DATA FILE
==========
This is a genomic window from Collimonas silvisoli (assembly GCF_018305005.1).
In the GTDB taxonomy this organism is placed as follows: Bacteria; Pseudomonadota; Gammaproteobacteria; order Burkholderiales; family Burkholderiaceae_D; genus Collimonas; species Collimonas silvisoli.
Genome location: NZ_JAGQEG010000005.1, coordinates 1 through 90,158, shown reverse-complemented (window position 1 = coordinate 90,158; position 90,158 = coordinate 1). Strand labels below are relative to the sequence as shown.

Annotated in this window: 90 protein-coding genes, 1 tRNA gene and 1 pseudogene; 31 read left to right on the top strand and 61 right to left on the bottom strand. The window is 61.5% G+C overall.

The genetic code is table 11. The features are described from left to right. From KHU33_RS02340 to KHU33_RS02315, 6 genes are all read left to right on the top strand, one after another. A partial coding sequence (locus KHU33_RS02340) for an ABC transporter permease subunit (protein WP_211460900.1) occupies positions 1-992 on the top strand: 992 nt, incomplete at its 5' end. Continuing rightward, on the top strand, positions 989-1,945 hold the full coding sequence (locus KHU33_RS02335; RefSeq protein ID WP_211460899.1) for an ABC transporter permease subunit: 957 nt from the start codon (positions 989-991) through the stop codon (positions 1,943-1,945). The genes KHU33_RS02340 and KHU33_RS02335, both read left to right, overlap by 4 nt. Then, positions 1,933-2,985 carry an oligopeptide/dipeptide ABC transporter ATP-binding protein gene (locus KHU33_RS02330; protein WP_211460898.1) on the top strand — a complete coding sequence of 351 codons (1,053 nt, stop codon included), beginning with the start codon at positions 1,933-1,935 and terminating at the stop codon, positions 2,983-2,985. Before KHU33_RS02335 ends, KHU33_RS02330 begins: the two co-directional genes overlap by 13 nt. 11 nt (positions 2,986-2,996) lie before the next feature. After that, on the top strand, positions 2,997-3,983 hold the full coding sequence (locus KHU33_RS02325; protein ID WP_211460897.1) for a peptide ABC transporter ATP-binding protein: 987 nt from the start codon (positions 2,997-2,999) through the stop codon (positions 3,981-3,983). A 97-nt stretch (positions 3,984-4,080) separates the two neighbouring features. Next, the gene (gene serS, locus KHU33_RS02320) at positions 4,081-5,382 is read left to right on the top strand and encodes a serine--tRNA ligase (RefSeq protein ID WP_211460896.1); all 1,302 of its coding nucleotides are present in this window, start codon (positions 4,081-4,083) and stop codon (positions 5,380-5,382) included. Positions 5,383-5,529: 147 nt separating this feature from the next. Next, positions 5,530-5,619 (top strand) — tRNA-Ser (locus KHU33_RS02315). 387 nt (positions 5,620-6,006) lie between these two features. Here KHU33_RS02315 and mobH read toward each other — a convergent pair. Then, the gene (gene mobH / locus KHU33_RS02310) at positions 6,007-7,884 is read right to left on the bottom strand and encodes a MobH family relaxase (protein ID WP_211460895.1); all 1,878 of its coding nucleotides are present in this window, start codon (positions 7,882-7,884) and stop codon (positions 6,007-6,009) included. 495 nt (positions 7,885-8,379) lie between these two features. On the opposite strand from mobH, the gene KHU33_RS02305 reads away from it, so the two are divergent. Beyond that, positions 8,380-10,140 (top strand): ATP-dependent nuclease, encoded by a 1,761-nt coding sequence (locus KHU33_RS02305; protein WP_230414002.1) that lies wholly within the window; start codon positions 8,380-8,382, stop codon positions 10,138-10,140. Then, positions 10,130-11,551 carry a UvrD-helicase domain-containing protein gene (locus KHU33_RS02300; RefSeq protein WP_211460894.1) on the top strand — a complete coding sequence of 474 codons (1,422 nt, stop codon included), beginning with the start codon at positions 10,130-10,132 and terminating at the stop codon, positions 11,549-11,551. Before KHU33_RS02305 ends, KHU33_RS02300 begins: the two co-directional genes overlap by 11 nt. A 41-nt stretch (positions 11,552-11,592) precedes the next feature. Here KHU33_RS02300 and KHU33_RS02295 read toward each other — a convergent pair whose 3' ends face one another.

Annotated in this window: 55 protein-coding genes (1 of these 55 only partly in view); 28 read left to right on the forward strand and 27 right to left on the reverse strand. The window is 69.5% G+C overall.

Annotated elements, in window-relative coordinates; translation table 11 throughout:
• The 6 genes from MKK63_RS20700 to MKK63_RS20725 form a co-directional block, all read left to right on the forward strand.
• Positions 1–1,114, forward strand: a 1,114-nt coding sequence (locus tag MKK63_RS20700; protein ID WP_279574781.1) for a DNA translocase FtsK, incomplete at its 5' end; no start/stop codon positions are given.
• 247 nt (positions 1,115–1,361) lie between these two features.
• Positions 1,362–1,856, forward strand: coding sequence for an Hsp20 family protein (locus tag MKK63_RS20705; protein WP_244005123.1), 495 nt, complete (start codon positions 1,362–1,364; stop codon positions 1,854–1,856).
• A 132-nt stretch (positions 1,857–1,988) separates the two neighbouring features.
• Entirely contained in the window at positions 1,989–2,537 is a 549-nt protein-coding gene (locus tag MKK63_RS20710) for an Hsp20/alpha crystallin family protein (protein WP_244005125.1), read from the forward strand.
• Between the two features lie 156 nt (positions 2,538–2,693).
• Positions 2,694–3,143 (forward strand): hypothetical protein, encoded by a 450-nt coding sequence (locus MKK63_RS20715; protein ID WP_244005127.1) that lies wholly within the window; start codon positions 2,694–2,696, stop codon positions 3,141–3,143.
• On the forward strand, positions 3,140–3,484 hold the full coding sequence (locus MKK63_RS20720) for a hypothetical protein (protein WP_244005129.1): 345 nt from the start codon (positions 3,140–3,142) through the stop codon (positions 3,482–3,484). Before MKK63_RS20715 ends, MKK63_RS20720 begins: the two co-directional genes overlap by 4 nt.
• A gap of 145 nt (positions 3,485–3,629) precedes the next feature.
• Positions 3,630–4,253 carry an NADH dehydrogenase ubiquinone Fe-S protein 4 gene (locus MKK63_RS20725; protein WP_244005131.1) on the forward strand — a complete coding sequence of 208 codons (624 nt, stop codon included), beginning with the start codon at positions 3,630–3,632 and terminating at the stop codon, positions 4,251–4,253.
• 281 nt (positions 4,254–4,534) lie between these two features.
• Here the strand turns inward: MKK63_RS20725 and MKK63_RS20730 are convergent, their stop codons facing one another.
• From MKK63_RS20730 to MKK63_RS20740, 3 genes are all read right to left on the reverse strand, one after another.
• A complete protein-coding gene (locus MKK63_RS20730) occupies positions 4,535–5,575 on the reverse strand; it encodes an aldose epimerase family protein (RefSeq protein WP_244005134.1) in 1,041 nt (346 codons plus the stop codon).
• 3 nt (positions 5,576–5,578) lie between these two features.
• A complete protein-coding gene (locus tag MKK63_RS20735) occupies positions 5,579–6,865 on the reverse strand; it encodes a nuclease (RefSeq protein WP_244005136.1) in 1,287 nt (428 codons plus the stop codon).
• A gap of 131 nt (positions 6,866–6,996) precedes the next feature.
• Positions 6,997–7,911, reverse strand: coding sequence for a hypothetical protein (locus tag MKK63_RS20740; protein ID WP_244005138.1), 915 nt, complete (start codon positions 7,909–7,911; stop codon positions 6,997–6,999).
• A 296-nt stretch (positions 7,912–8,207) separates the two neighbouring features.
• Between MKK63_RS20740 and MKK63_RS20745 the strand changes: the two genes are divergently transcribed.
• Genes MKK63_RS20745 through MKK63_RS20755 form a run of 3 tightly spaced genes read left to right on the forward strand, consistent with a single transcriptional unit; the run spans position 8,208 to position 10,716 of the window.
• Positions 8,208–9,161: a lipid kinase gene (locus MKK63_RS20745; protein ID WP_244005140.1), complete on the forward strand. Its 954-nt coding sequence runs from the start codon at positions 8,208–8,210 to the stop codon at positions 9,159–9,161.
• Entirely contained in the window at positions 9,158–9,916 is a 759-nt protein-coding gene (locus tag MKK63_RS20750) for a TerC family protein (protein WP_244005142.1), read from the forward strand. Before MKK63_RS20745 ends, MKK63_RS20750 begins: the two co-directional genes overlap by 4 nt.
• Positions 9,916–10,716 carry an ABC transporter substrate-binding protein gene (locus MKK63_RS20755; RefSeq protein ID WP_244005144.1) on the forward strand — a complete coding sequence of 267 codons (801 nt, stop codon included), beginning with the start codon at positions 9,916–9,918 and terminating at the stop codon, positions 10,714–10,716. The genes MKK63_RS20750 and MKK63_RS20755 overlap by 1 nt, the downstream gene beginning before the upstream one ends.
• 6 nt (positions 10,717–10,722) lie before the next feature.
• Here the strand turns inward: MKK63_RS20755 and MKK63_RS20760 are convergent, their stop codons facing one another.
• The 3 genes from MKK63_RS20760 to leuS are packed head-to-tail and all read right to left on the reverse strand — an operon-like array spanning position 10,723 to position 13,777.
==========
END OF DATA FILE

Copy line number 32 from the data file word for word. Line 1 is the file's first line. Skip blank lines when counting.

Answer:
• Positions 9,916–10,716 carry an ABC transporter substrate-binding protein gene (locus MKK63_RS20755; RefSeq protein ID WP_244005144.1) on the forward strand — a complete coding sequence of 267 codons (801 nt, stop codon included), beginning with the start codon at positions 9,916–9,918 and terminating at the stop codon, positions 10,714–10,716. The genes MKK63_RS20750 and MKK63_RS20755 overlap by 1 nt, the downstream gene beginning before the upstream one ends.